Eildon Hills & blackberry. pencil & pen in sketchbook

black (& red) berries

Robin's pincushions. These are seriously amazing things. Read about them here, (two thirds of the way down)

worth zooming in on

badger latrine pits

9 -
Pass the hospital on your right and come to the busy A6091. Take the underpass and you entering the old village of Darnick. Explore. Every building makes you want to stop and nosey. Darnick Tower dates back to the 1400's. Lots of historical info here, click 'Next Page' to cycle through.

entering Darnick

Darnick Tower (In the Middle Ages there were three)

10 -
There's a very special little Community Garden with good signage about how to help wildlife in your own space at home.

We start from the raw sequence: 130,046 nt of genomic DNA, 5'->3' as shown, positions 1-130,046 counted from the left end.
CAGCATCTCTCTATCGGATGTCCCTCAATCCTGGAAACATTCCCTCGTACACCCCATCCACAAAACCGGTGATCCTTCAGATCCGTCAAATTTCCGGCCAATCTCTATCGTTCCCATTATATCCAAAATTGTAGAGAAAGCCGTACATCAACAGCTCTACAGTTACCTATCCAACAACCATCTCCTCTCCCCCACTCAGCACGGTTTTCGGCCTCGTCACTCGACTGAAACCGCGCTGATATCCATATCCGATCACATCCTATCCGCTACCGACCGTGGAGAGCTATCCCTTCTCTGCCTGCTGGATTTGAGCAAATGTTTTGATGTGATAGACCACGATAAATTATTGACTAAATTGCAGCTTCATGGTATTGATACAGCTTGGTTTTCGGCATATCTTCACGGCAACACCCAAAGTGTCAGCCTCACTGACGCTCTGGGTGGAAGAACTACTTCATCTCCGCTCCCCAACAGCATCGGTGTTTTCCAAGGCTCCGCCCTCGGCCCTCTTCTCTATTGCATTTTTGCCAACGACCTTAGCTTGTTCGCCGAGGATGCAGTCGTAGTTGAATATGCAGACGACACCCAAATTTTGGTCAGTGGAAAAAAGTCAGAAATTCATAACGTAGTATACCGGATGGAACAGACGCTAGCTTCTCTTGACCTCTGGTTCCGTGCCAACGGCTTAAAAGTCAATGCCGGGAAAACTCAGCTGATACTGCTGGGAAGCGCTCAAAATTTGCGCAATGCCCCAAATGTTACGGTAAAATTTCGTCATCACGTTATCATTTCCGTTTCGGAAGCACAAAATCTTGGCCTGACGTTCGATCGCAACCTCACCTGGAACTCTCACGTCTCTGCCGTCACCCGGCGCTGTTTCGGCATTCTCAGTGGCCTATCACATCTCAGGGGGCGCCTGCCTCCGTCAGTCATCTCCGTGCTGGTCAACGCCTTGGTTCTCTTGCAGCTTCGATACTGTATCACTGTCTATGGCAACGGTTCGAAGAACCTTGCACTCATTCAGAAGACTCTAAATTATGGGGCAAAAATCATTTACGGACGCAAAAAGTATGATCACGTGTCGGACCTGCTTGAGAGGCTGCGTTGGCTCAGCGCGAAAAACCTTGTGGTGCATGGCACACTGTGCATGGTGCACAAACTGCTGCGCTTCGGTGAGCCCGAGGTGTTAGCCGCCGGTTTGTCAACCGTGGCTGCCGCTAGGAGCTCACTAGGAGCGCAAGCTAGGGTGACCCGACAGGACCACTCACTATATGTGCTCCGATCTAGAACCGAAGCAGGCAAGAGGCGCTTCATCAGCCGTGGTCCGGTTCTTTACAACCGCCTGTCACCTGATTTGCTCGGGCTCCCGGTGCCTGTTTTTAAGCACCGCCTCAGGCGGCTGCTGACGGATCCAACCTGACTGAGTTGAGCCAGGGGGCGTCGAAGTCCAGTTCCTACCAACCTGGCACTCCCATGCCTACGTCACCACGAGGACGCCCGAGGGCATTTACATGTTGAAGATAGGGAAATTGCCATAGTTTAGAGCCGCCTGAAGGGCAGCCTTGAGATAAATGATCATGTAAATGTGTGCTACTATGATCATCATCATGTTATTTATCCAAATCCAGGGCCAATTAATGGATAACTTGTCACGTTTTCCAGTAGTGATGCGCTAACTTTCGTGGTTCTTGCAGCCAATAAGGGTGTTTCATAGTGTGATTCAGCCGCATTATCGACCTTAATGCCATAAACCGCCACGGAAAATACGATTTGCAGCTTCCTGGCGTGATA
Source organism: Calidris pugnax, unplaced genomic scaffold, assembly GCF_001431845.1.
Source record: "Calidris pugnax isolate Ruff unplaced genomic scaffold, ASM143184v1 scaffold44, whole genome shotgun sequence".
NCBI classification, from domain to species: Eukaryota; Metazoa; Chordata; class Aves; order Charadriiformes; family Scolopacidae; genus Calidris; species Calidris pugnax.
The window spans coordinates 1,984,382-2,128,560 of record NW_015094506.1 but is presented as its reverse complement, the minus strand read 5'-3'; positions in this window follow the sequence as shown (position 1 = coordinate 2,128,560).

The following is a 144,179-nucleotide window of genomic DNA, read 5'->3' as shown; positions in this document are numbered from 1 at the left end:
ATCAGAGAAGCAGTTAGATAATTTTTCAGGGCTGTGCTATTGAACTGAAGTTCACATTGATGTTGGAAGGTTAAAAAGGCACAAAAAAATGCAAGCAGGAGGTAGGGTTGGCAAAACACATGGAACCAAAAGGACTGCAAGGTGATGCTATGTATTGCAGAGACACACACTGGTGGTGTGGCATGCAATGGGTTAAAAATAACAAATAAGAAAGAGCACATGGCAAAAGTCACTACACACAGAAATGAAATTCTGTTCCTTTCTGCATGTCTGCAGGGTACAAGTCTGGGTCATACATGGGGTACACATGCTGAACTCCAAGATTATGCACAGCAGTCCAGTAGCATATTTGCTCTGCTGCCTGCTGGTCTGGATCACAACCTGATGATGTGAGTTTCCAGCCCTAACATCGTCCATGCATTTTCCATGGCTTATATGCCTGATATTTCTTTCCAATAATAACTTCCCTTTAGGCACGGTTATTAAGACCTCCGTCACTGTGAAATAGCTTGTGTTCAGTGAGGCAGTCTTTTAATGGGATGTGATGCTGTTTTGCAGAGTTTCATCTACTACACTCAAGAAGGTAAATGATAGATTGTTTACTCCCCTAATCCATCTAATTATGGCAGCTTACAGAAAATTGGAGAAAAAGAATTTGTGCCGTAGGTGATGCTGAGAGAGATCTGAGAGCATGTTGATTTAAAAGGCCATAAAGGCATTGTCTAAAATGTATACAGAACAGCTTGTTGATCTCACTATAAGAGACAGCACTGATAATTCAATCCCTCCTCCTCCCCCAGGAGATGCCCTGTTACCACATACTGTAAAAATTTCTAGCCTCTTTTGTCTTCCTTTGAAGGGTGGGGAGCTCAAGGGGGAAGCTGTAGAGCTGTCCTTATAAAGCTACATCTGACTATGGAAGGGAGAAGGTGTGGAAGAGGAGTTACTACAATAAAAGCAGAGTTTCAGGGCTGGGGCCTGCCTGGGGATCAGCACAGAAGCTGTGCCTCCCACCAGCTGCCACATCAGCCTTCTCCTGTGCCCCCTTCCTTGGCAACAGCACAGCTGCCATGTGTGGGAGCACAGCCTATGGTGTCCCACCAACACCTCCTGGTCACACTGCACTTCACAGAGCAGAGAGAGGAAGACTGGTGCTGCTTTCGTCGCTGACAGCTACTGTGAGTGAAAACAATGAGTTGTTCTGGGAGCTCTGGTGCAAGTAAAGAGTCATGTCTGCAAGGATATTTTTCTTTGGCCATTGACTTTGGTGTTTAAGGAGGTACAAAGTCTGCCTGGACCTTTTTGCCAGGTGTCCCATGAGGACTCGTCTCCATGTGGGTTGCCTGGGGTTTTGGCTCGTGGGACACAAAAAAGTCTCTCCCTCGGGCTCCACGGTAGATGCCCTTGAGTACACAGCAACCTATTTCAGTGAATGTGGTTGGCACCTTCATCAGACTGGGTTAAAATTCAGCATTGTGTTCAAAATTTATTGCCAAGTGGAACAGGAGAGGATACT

Darnick Community Garden. Showing how beautiful a wildlife-friendly garden is, and no big amount of space needed.

11 -
Walk north out of Darnick, cross the main road, head down a track on the left of the large Waverley Castle Hotel. You're now bacl on th river Tweed, this time downstream of Tweedbank.

Turn left to walk upstream. Soon you pass the battleground of Skirmish Hill and immediately after that you reach another busy road. Cross it and come away from the river. Tweedbank station is a couple of minutes ahead of you.

NB - 
As I said at the start, there are many variations and extensions to this route. Have fun!


All birds seen/heard:

Black-headed Gull, Blackbird, Blue Tit, Bullfinch, Carrion Crow, Chaffinch, Chiffchaff, Coal Tit, Dunnock, Feral Pigeon, Goldcrest, Goosander, Great Spotted Woodpecker, Great Tit, Grey Heron, Grey Wagtail, House Martin, Jackdaw, Kingfisher, Magpie, Mallard, Moorhen, Mute Swan, Pied Wagtail, Nuthatch, Song Thrush, Robin, Tufted Duck, Woodpigeon, Wren.

30 species.


How to get there:

There are two trains an hour from Edinburgh Waverley to Tweedbank.